Objectives: The Lund-Mackay score is widely used in assessment of chronic rhinosinusitis. We aimed to describe its relationship to other measures of pre- and post-treatment health status.
Study design: Multicenter prospective study of 1840 patients undergoing surgery for chronic rhinosinusitis in the UK.
Results: There was no absolute threshold for surgery, but patients with higher Lund-Mackay scores underwent more extensive surgery. There was no correlation between Lund-Mackay and SNOT-22 scores. The Lund-Mackay increased with increasing grade of polyposis. The Lund-Mackay score was associated with symptom reduction (coefficient = 0.24, P = 0.02) complication rates (odds ratio, 1.08, 95%CI 1.06 to 1.1), and revision rates (odds ratio, 1.03, 95% CI 1.001 to 1.06).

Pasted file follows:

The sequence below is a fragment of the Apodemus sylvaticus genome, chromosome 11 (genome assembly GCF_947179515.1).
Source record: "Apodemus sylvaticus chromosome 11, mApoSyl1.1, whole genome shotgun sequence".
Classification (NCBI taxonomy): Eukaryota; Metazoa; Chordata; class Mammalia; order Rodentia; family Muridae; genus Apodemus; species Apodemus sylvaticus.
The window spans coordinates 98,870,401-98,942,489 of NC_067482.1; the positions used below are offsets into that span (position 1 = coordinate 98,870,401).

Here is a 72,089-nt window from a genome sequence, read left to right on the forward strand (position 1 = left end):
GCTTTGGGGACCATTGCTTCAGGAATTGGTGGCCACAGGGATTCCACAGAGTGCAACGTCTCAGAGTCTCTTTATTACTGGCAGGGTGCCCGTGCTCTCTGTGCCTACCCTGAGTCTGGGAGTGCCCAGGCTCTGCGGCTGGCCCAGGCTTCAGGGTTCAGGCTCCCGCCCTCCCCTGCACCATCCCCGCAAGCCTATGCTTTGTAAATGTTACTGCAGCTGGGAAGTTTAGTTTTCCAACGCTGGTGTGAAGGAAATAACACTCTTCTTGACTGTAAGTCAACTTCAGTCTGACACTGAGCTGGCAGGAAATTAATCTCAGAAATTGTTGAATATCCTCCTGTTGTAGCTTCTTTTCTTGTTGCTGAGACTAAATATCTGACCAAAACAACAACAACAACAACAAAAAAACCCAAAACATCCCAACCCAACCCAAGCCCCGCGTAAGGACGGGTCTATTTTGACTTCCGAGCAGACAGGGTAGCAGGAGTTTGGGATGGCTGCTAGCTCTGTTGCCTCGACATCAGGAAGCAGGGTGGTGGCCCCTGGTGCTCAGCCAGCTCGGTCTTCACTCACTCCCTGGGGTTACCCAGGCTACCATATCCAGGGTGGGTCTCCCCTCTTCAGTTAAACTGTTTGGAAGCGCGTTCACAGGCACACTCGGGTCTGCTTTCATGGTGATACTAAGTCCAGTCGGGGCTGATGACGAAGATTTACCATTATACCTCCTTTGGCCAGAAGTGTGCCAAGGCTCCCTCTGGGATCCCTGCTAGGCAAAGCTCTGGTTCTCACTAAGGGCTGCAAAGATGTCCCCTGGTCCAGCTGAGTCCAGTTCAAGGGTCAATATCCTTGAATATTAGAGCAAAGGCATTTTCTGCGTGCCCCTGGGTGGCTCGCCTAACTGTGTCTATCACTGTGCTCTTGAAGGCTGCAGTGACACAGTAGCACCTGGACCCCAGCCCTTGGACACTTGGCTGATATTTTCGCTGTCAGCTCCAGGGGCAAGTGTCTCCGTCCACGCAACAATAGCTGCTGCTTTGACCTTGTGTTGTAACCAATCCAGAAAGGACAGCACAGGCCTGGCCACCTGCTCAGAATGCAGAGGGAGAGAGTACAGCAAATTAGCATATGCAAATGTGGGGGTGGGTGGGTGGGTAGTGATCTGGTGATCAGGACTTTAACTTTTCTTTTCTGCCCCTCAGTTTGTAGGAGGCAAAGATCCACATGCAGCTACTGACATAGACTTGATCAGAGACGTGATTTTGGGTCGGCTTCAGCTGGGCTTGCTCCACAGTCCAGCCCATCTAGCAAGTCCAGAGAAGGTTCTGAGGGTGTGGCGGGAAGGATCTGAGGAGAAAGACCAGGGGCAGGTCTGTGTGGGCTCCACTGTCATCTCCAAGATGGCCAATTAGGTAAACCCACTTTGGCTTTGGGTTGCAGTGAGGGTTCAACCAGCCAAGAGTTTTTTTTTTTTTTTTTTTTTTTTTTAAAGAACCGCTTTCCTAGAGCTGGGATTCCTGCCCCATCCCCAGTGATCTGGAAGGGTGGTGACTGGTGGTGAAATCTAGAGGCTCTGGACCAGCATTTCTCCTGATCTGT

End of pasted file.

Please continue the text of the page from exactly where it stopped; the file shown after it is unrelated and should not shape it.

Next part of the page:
Conclusions: The Lund-Mackay score measures a different aspect of disease to "subjective" symptom scores. However, it correlates well with other markers of disease severity, the nature of surgery offered, and its outcome.
Significance: This demonstrates the strengths and limitations of a commonly used staging system.